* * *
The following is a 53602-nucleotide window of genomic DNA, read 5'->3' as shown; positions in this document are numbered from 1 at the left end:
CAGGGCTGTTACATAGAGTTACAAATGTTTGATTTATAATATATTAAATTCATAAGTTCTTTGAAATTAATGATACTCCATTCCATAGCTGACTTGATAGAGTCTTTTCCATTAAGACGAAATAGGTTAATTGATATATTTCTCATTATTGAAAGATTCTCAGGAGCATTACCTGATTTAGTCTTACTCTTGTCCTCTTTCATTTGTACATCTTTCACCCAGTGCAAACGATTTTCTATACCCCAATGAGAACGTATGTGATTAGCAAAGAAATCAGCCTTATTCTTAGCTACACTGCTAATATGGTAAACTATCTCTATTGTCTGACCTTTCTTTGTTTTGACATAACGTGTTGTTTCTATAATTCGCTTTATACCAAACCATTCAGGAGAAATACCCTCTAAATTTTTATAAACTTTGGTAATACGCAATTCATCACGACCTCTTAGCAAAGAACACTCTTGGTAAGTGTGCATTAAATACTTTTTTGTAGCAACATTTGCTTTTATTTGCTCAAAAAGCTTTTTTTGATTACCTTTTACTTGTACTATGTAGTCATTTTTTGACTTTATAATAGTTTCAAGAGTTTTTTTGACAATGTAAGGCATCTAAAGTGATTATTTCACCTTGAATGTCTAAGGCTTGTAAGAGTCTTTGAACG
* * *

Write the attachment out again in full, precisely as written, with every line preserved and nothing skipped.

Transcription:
The following is a 53602-nucleotide window of genomic DNA, read 5'->3' as shown; positions in this document are numbered from 1 at the left end:
CAGGGCTGTTACATAGAGTTACAAATGTTTGATTTATAATATATTAAATTCATAAGTTCTTTGAAATTAATGATACTCCATTCCATAGCTGACTTGATAGAGTCTTTTCCATTAAGACGAAATAGGTTAATTGATATATTTCTCATTATTGAAAGATTCTCAGGAGCATTACCTGATTTAGTCTTACTCTTGTCCTCTTTCATTTGTACATCTTTCACCCAGTGCAAACGATTTTCTATACCCCAATGAGAACGTATGTGATTAGCAAAGAAATCAGCCTTATTCTTAGCTACACTGCTAATATGGTAAACTATCTCTATTGTCTGACCTTTCTTTGTTTTGACATAACGTGTTGTTTCTATAATTCGCTTTATACCAAACCATTCAGGAGAAATACCCTCTAAATTTTTATAAACTTTGGTAATACGCAATTCATCACGACCTCTTAGCAAAGAACACTCTTGGTAAGTGTGCATTAAATACTTTTTTGTAGCAACATTTGCTTTTATTTGCTCAAAAAGCTTTTTTTGATTACCTTTTACTTGTACTATGTAGTCATTTTTTGACTTTATAATAGTTTCAAGAGTTTTTTTGACAATGTAAGGCATCTAAAGTGATTATTTCACCTTGAATGTCTAAGGCTTGTAAGAGTCTTTGAACG